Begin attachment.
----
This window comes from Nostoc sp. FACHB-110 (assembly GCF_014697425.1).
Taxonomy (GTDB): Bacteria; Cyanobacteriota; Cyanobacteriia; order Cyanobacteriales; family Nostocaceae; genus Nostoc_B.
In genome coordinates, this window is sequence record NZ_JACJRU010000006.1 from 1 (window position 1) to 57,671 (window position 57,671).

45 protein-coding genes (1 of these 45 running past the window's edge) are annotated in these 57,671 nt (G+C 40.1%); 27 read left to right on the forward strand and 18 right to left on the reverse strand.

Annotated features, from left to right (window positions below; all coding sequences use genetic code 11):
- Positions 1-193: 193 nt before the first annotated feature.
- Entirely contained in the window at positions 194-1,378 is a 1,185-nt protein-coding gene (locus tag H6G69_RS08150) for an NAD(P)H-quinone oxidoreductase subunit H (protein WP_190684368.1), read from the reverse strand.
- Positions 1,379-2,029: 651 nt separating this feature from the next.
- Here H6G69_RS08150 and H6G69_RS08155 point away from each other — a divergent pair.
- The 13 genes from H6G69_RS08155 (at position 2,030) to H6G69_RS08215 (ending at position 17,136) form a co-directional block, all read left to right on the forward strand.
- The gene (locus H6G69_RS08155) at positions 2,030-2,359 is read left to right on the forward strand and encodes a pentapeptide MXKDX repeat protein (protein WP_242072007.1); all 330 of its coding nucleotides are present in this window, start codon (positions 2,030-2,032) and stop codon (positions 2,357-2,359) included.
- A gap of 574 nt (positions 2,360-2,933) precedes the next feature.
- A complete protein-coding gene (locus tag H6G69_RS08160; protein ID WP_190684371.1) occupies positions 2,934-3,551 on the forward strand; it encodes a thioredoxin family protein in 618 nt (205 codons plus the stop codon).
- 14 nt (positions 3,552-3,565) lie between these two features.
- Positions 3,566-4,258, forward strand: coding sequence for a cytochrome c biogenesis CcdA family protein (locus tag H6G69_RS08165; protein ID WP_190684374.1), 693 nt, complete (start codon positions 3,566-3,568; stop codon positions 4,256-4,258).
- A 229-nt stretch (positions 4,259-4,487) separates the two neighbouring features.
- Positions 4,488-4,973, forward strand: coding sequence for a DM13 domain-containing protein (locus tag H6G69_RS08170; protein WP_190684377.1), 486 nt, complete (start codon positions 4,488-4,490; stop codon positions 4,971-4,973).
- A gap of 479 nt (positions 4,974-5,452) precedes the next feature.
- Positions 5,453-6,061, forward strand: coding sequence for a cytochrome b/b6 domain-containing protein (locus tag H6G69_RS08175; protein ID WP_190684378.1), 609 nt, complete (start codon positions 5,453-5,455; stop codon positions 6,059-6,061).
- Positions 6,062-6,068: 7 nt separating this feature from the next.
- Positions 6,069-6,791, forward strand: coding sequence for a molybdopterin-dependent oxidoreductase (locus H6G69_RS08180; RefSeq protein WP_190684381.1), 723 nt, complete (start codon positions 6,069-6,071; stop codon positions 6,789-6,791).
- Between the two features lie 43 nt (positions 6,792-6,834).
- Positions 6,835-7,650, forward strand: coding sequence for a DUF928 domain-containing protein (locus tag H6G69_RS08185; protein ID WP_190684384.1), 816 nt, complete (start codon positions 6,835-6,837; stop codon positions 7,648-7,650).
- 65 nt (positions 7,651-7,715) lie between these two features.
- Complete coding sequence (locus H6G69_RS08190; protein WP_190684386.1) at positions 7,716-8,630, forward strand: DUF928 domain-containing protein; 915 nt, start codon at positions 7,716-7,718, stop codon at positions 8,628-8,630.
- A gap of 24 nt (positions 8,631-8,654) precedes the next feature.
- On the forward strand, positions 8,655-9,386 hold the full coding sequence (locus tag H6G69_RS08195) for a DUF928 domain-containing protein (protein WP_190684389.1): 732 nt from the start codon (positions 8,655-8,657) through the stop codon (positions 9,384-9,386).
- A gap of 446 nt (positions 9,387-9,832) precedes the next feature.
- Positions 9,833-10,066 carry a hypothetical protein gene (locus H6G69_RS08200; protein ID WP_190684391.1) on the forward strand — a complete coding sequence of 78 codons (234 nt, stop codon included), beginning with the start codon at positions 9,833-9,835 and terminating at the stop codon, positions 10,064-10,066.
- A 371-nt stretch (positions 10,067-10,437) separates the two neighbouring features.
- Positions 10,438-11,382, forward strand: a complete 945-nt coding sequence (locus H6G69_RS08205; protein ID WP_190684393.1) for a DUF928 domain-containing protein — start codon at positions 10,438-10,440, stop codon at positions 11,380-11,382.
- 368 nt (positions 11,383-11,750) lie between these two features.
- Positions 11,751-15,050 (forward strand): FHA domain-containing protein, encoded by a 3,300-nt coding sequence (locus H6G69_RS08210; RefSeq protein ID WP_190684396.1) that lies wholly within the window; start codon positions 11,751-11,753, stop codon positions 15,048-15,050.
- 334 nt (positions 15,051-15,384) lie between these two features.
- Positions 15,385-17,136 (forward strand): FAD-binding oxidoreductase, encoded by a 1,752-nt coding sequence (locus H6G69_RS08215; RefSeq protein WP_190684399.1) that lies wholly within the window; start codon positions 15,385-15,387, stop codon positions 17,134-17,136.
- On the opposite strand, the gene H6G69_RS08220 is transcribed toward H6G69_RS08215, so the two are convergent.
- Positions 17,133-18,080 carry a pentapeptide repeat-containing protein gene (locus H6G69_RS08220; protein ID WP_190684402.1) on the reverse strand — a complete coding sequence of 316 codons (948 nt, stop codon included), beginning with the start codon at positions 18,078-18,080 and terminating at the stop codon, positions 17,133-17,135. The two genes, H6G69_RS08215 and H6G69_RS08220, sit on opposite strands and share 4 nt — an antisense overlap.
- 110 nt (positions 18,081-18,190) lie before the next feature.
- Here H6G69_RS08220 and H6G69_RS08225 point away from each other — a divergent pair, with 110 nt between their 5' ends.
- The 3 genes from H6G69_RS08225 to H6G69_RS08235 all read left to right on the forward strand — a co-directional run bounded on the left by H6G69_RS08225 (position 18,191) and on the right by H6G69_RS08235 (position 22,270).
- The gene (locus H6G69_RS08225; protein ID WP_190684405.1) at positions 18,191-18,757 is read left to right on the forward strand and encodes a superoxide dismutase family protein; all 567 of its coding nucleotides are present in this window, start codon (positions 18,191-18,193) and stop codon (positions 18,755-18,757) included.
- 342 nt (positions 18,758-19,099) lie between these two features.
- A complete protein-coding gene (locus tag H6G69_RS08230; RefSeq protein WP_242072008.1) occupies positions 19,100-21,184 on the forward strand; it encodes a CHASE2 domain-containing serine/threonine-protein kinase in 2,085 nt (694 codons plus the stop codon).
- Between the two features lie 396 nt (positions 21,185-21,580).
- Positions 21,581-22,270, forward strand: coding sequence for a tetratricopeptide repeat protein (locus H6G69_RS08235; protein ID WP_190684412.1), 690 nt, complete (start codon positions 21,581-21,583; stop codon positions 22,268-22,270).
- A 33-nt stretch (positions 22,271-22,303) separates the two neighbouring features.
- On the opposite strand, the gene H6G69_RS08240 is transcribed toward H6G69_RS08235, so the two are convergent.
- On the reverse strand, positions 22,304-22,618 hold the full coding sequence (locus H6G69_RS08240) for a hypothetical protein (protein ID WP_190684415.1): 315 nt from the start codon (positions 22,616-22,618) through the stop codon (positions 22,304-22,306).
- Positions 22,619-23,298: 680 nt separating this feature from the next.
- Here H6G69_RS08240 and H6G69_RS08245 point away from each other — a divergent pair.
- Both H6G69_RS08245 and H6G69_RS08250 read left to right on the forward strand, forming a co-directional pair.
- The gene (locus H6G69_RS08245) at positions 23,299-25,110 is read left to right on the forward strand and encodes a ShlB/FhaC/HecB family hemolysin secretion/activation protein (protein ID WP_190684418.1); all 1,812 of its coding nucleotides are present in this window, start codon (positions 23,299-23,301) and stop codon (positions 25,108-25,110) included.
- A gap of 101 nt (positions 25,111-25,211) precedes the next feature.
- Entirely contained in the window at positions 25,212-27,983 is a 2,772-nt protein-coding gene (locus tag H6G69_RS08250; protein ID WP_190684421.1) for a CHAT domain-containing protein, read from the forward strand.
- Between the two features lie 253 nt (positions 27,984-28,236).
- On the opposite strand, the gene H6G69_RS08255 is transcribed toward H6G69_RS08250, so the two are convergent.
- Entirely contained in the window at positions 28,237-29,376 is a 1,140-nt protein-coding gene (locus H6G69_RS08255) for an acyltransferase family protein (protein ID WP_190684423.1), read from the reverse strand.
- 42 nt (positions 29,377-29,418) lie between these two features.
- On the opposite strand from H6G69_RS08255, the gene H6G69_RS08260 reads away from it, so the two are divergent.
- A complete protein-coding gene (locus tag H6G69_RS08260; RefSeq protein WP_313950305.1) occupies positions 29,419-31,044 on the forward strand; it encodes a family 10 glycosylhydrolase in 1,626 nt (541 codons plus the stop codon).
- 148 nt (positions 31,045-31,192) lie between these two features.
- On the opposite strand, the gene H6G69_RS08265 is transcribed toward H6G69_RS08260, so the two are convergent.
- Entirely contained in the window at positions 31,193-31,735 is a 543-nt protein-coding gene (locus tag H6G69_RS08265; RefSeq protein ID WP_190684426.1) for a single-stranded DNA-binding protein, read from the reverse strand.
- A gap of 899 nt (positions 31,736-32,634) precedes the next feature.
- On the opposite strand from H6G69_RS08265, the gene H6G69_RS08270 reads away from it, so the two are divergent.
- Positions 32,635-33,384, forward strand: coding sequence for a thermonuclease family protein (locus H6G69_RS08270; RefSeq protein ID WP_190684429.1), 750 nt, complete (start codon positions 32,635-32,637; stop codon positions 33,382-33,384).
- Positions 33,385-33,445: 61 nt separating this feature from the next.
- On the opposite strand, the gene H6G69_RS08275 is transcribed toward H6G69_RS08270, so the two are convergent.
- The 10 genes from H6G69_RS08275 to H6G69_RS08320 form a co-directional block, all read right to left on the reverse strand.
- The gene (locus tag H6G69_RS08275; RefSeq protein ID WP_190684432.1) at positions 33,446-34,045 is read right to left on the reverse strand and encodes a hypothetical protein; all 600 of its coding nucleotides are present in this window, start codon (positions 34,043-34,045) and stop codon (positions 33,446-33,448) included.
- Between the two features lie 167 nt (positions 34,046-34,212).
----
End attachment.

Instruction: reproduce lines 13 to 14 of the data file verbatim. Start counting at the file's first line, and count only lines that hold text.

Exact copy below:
- A complete protein-coding gene (locus tag H6G69_RS08160; protein ID WP_190684371.1) occupies positions 2,934-3,551 on the forward strand; it encodes a thioredoxin family protein in 618 nt (205 codons plus the stop codon).
- 14 nt (positions 3,552-3,565) lie between these two features.